One eye is bigger than the other? (photos)
Doctor Answers 8
You appear to have upper eyelid retraction, which needs examination if it was always present, or if it was acquired
Thank you for the question. You submitted a single photo with your question about one eye looking much larger than the other, or one eye looking smaller than the other. You are asking if this is normal or possibly silent sinus syndrome ,and you want to know what kind of treatment you need.
I can give you some guidance for what you should do based on the single photo and broad question. A little background: I’m a Board-certified cosmetic surgeon and Fellowship-trained oculofacial plastic and reconstructive surgeon. I’ve been practicing in Manhattan and Long Island for over 20 years, and the asymmetric appearance of eyes is something I deal with very often because one of the eyelids is droopy compared to the other, as well as one eye being too open compared to the other.
I’ll explain some terminologies and give you my opinion based on just my initial examination of your photo. When I look at your photo, your left eye looks considerably more open than your right eye - the medical term for that is eyelid retraction, meaning the eyelid is more elevated or pulled open. You can have upper eyelid retraction, or lower eyelid retraction, or have both. Since there is no side view, the question also is whether or not that eye is more prominent, or whether it is pushed forward, which is called proptosis. With this understanding, is this something you’ve always had? Some people are born with congenital eyelid retraction, but it is not very common, and I’ve performed surgery to lower the retracted eyelid of people born with it. I suggest you review previous photos to see if it has always been like this; see if this was present since you were a child.
The most common cause of acquired eyelid retraction is thyroid eye disease, or often called called Graves’ disease from a famous doctor. This is caused by a certain antibody, and we refer to the whole syndrome as thyroid-related immune orbitopathy. With a new onset of eyelid retraction, almost doctor you meet will ask about your thyroid, so it is very important you pursue a medical workup. It is very difficult for you to self diagnose and prescribe, so you need to have a good medical work up. I have done a lot of work with thyroid-related eye disease such as surgery for orbital decompression, and eyelid retraction correction to help normalize the eyes, but the first line of treatment is not eyelid surgery. It is actually about the medical management of the thyroid-related immune orbitopathy if this is the situation for you.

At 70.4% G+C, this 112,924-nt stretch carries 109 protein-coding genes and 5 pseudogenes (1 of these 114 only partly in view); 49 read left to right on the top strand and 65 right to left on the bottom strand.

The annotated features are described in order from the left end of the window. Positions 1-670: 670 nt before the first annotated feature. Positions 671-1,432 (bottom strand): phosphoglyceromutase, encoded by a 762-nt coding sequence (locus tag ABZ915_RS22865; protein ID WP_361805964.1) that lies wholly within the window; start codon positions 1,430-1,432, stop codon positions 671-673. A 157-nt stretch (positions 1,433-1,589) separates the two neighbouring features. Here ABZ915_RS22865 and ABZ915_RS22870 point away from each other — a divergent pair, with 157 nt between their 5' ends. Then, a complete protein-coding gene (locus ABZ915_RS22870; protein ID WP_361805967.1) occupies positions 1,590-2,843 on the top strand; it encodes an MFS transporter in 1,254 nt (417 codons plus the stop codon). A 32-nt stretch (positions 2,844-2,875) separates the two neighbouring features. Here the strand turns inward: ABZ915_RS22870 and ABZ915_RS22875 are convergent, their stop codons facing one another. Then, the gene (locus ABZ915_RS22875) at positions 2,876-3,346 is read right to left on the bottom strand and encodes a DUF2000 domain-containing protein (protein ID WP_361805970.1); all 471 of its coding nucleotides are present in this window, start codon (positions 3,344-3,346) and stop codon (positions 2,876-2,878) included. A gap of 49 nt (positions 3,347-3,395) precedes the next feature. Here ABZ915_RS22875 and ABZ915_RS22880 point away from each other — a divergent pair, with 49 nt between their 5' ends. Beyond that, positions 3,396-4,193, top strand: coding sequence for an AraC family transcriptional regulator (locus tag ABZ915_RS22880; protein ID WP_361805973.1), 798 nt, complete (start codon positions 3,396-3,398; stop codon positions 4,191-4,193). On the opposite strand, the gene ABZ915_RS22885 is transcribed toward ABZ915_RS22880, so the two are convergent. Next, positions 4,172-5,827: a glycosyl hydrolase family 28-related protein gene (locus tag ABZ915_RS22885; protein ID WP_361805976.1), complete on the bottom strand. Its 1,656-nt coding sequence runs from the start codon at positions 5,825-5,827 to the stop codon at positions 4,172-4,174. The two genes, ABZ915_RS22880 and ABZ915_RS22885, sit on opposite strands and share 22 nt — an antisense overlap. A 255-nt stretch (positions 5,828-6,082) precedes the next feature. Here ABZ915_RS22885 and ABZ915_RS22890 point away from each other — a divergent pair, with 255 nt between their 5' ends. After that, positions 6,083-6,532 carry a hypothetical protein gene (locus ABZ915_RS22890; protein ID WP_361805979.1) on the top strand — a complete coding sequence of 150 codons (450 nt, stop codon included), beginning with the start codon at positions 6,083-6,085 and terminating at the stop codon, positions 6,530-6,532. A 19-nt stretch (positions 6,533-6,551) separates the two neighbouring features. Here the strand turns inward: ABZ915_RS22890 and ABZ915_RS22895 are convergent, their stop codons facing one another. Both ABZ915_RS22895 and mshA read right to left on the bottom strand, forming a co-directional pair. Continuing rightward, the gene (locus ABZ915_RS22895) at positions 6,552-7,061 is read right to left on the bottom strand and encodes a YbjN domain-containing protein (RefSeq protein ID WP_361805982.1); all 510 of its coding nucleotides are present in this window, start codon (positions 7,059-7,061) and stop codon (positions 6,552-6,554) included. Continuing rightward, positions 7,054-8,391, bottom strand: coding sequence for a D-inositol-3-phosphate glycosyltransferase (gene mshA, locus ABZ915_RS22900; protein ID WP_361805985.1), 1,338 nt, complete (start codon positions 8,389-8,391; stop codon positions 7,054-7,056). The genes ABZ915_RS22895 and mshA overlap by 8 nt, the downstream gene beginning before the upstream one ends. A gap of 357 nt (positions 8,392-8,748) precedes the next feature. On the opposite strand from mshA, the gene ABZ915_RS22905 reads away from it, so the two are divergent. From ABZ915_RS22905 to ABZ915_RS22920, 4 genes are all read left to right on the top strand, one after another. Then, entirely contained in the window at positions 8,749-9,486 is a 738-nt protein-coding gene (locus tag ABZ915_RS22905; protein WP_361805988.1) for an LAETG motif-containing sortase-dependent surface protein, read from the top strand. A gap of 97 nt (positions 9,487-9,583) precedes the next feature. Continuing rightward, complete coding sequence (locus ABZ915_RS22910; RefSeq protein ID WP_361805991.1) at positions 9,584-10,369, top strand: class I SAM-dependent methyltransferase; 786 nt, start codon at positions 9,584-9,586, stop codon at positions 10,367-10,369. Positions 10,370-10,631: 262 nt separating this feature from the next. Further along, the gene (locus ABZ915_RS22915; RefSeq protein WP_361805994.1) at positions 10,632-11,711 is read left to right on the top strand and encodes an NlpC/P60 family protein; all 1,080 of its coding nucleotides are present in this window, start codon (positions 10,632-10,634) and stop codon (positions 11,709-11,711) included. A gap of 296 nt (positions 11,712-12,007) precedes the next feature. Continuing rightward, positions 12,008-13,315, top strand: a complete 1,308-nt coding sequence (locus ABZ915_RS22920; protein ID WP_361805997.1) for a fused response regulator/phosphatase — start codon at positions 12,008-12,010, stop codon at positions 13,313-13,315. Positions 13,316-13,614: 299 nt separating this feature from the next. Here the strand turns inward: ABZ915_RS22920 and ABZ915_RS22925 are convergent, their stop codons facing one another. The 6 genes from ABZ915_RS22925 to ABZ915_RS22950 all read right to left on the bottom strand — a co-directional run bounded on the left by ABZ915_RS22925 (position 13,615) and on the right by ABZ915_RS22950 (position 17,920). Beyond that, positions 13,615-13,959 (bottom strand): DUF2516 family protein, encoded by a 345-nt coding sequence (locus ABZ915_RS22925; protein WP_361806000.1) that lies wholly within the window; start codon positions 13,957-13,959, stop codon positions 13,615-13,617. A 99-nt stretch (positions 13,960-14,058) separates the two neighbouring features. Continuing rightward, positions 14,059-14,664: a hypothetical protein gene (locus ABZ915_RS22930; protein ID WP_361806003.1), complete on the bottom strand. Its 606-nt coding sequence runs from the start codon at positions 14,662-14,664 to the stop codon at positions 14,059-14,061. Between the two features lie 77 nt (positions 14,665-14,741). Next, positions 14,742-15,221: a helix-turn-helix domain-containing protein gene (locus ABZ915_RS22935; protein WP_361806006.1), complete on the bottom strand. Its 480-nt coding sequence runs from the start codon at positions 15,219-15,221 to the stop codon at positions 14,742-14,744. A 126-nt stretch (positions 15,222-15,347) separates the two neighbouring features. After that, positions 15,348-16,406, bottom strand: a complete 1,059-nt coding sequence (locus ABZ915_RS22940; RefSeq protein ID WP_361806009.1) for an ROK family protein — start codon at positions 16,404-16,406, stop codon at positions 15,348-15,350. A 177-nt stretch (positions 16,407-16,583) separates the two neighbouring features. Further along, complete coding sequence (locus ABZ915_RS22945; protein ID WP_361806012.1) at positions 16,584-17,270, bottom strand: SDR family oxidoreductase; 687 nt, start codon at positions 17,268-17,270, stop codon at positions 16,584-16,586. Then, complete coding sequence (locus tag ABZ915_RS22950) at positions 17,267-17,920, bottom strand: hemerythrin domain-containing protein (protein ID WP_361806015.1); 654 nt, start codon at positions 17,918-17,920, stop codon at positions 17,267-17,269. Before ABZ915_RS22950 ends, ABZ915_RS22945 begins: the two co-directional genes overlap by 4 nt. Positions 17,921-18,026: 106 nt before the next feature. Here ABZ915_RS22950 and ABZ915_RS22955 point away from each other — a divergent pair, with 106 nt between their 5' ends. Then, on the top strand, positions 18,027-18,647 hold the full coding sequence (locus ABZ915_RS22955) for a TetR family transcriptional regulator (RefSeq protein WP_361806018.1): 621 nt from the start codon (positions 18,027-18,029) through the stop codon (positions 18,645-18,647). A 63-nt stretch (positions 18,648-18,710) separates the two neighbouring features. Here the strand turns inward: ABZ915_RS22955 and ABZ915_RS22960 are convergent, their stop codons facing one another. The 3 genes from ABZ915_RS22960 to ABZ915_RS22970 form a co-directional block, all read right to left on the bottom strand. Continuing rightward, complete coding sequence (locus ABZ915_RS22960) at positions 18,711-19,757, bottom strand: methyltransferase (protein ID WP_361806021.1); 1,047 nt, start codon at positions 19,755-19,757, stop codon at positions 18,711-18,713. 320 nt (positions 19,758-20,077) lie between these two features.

In summary, if you always had this appearance, and if you’ve had a medical workup and there is no evidence of abnormalities so your endocrinologist or medical doctor feels comfortable with the diagnosis not being thyroid eye disease. There are surgical options you can consider, but if this is acquired, then this is just a beginning of a journey. I highly recommend you meet with your medical doctor and with an ophthalmologist to get some opinions about the cause of this asymmetry, especially if it is recently changed or acquired, and move forward from there. I hope that was helpful, I wish you the best of luck and thank you for your question.
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Then there’s what is called Droopy Eyelid (Ptosis), caused by migraines, nerve tissues, an eye infection, an allergic reaction and even aging. You should have this addressed if it causes impairment in vision. It is hard to say if the swelling is due to silent sinus syndrome. One needs to have this confirmed with an xray of the sinuses. Treatment is surgical involving making an outlet for mucous drainage from the obstructed sinus. Your best bet is a consultation with an ENT so that you can determine your best course of action.
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